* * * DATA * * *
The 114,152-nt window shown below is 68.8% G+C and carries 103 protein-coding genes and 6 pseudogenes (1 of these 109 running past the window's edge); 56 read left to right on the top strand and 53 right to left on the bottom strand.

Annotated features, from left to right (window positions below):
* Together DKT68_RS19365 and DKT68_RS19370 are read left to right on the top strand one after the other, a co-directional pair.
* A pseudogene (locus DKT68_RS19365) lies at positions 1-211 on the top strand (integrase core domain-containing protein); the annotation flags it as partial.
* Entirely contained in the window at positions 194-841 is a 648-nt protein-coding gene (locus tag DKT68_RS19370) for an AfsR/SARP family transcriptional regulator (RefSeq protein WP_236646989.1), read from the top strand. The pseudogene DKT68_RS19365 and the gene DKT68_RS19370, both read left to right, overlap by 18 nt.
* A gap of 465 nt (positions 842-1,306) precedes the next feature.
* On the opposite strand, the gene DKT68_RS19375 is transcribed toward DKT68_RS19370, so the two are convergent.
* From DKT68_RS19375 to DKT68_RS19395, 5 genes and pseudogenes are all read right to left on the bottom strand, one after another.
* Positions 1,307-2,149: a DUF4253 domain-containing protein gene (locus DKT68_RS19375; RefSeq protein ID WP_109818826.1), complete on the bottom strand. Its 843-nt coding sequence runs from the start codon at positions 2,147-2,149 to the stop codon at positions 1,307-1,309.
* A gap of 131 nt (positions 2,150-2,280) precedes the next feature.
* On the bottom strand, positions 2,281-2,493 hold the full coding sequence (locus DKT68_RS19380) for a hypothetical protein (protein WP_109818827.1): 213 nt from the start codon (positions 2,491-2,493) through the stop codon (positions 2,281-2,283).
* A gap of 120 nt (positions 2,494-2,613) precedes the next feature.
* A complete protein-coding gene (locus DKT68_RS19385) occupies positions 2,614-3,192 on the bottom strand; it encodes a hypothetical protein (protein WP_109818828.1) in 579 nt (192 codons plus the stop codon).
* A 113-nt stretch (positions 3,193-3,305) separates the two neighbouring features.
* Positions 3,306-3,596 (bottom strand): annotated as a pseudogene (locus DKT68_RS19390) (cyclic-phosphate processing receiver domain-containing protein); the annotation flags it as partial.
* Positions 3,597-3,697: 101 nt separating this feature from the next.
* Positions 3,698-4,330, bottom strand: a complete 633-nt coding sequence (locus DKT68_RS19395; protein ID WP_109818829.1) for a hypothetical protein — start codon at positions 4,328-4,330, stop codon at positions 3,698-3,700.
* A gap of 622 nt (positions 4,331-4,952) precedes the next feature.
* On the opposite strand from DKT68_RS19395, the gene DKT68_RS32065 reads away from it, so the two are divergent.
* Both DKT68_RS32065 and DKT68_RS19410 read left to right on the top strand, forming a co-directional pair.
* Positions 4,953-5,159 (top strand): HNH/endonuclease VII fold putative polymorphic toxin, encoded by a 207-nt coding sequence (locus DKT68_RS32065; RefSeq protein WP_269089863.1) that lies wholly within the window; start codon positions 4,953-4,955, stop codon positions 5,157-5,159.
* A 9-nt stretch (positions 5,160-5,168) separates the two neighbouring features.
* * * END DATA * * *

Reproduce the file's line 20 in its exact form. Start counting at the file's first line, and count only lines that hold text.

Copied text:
* Both DKT68_RS32065 and DKT68_RS19410 read left to right on the top strand, forming a co-directional pair.